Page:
Tips to make your advance directive useful and usable
Personal Stories | May 31, 2017 | Connie Jorsvik
I would like to die at home, in my bed, with my cats beside me.
Okay. That’s a good start. It’s got me thinking about what I want at the end of my life. It’s a great goal, but it has massive limitations. Few of us die slowly and deliberately. A diagnosis of ALS, cancer, or heart failure might allow us to die at home. What about when you’re hit by that proverbial bus or have a massive heart attack at the hockey arena? You’re going to go to the hospital, and it’s not practical or feasible to ask to be taken off life support to be taken home to die.
Eighty per cent of us die in hospital. Therefore, our advance directives must be practical and doable so they can be converted into orders that healthcare professionals can do something with. Advance directives are supposed to be legal documents in and of themselves, but when they can’t be used or useful, they are useless.
My goal is to have people write advance directives that are practical and usable — right at the outset of the document. In my advance care planning teaching sessions I introduce ‘Levels of Care’ that are standard in British Columbia. When I show people the six levels — only one of which includes full resuscitation — there is a collective sigh and, “Gosh, that’s easy. Now I know what to write.”
These advance directive questions are the best of any I’ve found. But, it’s still a lot for a doctor (who won’t know the patient) to wade through to put black-and-white orders in place.
Here are examples of advance directive wishes that can easily be converted into medical orders:
1. I am still relatively young. At this point in my life I am not seriously ill. I want to be resuscitated and put on life support if there is a probability that I will recover to some extent. However, if I have serious brain damage or there is little or no brain activity, I do not want to be put on life support or I want it to be removed as soon as recipients have been found for any organs you can use.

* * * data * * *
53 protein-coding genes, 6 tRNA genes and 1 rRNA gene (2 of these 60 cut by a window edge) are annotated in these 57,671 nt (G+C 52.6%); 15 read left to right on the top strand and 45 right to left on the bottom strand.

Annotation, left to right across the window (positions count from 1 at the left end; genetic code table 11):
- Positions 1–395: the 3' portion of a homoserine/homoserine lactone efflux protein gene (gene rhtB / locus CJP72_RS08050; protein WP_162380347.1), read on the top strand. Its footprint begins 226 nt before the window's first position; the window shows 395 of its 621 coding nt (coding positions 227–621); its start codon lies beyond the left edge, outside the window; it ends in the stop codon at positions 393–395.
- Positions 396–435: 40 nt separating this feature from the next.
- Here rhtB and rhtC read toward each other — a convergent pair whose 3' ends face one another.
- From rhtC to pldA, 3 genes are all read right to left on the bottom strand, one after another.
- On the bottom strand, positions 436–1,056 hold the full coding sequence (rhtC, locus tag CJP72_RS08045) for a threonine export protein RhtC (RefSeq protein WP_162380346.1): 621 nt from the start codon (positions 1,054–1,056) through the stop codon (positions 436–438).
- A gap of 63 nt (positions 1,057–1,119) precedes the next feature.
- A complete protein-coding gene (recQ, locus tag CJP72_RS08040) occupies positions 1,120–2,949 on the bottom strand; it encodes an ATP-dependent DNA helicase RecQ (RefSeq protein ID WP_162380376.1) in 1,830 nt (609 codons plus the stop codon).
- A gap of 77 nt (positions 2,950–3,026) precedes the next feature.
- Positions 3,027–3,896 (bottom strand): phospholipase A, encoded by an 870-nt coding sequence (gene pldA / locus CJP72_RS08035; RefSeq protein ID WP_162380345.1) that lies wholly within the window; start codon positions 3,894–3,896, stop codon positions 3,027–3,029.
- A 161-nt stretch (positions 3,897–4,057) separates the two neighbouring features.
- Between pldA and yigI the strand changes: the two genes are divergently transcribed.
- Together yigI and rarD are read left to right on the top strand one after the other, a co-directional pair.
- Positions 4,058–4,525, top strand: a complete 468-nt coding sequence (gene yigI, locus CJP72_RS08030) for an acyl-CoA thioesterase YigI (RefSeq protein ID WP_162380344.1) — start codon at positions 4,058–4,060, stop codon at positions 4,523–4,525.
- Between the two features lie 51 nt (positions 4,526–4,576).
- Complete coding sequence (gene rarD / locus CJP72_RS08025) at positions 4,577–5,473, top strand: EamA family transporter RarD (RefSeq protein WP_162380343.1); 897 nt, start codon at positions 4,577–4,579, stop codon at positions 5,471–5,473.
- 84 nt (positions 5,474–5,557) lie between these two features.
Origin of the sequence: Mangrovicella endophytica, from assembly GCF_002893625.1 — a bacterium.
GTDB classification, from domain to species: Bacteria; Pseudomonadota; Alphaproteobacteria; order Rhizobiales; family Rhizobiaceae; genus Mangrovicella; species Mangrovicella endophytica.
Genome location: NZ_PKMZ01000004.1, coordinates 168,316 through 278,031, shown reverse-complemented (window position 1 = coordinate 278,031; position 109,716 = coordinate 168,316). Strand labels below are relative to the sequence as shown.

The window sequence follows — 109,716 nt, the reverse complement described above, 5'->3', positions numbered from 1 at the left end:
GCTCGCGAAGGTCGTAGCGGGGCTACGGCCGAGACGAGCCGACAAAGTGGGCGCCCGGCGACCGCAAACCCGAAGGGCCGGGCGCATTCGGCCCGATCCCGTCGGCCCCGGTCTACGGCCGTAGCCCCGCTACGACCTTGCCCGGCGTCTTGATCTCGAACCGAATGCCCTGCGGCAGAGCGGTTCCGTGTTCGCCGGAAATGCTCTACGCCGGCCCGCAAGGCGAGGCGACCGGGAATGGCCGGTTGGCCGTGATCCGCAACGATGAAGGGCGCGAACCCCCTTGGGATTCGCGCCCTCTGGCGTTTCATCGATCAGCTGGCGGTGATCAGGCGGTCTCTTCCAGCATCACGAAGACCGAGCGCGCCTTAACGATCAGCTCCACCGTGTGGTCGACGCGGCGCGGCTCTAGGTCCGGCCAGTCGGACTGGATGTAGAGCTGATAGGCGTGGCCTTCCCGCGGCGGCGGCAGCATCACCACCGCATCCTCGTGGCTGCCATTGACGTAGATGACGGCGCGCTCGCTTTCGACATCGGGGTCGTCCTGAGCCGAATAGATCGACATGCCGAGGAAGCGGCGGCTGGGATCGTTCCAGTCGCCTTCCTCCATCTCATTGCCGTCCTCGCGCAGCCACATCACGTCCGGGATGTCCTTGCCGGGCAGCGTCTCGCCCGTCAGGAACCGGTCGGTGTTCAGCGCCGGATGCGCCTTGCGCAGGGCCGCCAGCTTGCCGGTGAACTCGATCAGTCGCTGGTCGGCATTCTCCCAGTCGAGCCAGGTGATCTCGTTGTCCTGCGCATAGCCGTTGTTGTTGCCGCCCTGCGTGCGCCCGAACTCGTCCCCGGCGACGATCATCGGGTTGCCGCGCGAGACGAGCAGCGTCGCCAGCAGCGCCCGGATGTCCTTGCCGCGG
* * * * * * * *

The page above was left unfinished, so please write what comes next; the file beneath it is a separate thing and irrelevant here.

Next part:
2. I have metastatic cancer. I know there is no cure. I do not want my life prolonged in any way. Should I develop complications, I don’t want them treated. I want comfort care and pain management only.
3. I am old. But I am still enjoying life, and time with my family is important to me. I want all medical treatments tried should I develop any kind of infection. I want any fractures repaired. I do not want to have CPR. I want all healthcare professionals to consult with my representative and family about any and all healthcare options — they are my eyes, ears, and voice. If it is felt that treatments will not be useful and will cause suffering, I am ready and willing to die. When that happens, I want my family at my side.
4. I am my memories and my future. I live to be of service. When I can no longer remember where I am, who my family is, when I can no longer feed myself, when I am always incontinent, I want to die. If the option is available, I would like MAID. If that is not an option, I ask that you not treat infections, you don’t feed me, and you don’t give me oxygen. Please keep me free of pain.
Make your advance directive as straightforward and as simple as possible. It will be read by people in a hurry, who are looking for information they can immediately use. It will also help your family help you.
Connie Jorsvik is an independent healthcare navigator and patient advocate. She holds an Advance Care Planning certificate with Fraser Health Authority and frequently runs ACP workshops throughout Vancouver and the Lower Mainland. She was a registered nurse for 25 years.